In his pastoral elegy titled “Lycidas,” John Milton explores both pagan and Christian notions of fame, ultimately advocating the latter as superior to the former. The mere fact that Milton writes a poem in honor of his dead fellow student Edward King shows that Milton considers worldly, earthly fame of some importance, and of course Milton himself sought to achieve such fame for himself partly by writing this poem and others. It is significant that King’s personal name is never mentioned in the poem; Milton, if he had so chosen, could have helped King become far more personally famous. Instead, King is transformed into “Lycidas,” allowing Milton to enhance his own fame by showing how skillfully he can handle the requirements of pastoral elegy, a classical literary genre.
Milton’s focus on himself becomes, if anything, even clearer when he gets to the passage in which he wonders why any person (such as himself) should work and study so hard, dedicating himself so diligently to ambitious literary tasks:
Alas! What boots it with incessant care
To tend the homely slighted shepherd’s trade,
And strictly meditate the thankless muse? (64-66)
In other words, why sacrifice easier, more obvious, more immediate pleasures, dedicating oneself to learning how to write great poetry, especially when poetry so often goes unrewarded and disregarded? Wouldn’t it make more sense, merely in terms of personal pleasure (he asks in lines 67-69) simply to enjoy the pleasant company of women? Answering his own question, he responds that “Fame is the spur” that motivates worthy persons to sacrifice trivial pleasures for lofty goals, such as the writing of great poetry (70). It is the prospect of worldly fame that leads worthy, would-be poets to “scorn delights, and live laborious days” (72). Indeed, the same might be said of any worthy enterprise of earth: the prospect of fame might cause any good person to work toward achieving any good goal.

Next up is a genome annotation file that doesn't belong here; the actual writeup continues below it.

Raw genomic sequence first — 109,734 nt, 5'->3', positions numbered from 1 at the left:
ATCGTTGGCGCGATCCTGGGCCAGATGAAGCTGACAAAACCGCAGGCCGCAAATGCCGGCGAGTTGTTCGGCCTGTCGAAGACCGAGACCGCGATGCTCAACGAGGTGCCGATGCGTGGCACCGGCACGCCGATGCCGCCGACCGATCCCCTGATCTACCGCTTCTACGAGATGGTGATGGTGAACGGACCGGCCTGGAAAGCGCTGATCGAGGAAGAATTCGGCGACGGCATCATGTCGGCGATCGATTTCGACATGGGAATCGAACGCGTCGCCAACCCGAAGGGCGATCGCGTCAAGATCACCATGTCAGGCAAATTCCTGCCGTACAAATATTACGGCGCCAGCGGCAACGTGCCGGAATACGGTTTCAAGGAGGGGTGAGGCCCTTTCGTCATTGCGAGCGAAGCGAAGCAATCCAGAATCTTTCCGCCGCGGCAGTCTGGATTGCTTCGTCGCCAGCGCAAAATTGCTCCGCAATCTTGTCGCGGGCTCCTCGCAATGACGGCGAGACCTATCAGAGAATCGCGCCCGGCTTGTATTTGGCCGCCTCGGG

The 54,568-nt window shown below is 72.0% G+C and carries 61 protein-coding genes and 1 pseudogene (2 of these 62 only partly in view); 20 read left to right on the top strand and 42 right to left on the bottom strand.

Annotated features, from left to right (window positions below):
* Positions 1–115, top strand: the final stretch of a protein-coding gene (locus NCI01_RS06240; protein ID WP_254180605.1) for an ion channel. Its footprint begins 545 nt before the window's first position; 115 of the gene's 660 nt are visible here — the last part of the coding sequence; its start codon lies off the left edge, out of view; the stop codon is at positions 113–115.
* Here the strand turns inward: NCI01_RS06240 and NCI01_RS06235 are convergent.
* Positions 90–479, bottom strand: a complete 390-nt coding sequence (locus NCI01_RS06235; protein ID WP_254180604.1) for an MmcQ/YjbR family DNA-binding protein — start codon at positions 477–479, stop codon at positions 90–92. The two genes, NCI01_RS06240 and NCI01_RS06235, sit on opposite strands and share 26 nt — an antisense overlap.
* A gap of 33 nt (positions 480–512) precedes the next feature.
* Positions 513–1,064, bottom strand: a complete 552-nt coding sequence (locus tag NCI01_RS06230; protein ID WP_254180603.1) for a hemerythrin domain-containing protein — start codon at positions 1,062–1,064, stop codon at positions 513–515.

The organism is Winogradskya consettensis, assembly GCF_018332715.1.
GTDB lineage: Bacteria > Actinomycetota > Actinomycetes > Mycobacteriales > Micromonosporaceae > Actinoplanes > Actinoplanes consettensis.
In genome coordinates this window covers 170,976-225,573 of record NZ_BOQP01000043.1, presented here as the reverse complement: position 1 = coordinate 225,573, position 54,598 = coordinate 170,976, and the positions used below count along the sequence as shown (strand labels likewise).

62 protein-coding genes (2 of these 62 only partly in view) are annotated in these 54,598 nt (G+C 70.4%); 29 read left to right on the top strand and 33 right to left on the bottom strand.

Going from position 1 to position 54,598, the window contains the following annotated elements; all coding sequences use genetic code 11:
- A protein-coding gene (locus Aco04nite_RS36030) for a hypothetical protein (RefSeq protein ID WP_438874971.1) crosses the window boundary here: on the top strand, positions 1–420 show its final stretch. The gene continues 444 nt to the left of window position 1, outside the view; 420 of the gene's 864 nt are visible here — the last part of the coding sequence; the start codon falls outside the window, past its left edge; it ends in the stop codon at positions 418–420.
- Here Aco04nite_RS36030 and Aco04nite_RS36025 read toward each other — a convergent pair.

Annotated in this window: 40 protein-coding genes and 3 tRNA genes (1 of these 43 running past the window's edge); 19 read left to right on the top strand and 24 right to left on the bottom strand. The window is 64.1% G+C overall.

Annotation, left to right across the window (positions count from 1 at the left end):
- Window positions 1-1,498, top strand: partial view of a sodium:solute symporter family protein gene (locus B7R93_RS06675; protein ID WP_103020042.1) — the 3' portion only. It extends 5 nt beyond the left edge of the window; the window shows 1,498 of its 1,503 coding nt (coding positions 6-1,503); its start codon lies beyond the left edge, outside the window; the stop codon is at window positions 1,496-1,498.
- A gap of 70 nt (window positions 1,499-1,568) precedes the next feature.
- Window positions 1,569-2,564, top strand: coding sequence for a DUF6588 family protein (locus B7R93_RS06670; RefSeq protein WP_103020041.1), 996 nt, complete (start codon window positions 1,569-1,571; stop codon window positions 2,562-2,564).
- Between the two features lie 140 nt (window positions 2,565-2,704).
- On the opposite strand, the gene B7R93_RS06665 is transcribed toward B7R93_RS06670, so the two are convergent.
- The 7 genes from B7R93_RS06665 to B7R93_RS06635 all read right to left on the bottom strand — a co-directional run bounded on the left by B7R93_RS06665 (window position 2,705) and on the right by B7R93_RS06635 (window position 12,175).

No sooner does he announce worldly fame as a potential reward for self-sacrifice, however, than Milton immediately imagines the prospect of early, unanticipated death, which might make the achievement of fame impossible (73-76). It is now, ironically, that Milton uses the voice of Phoebus Apollo (the pagan god of poetic inspiration), to announce and extol a Christianized ideal of fame:
“Fame is no plant that grows on mortal soil,
Nor in the glistening foil
Set off the th’world, nor in broad rumor lies,
But lives and spreads aloft by those pure eyes,
And perfect witness of all-judging Jove;
As he pronounces lastly on each deed,
Of so much fame in heaven expect they meed” [that is, reward]. (78-84)
In other words, earthly fame, while gratifying to some degree if it can indeed be achieved, is ultimately unimportant when compared and contrasted with the kind of heavenly reward that only God (“Jove”) can bestow. Fame on earth can only survive, at best, until the end of human history, but being judged meritorious by God is a kind of “fame” that is eternal. Earthly fame depends on the respect of other humans; heavenly “fame” depends on the positive assessment of the only Being whose opinion truly matters: God. The pursuit of mere earthly fame can result in (and result from) egotism and pride; the hope to be found worthy in God’s eyes reflects true humility. The pursuit of earthly fame glorifies the self; the hope for heavenly fame glorifies God.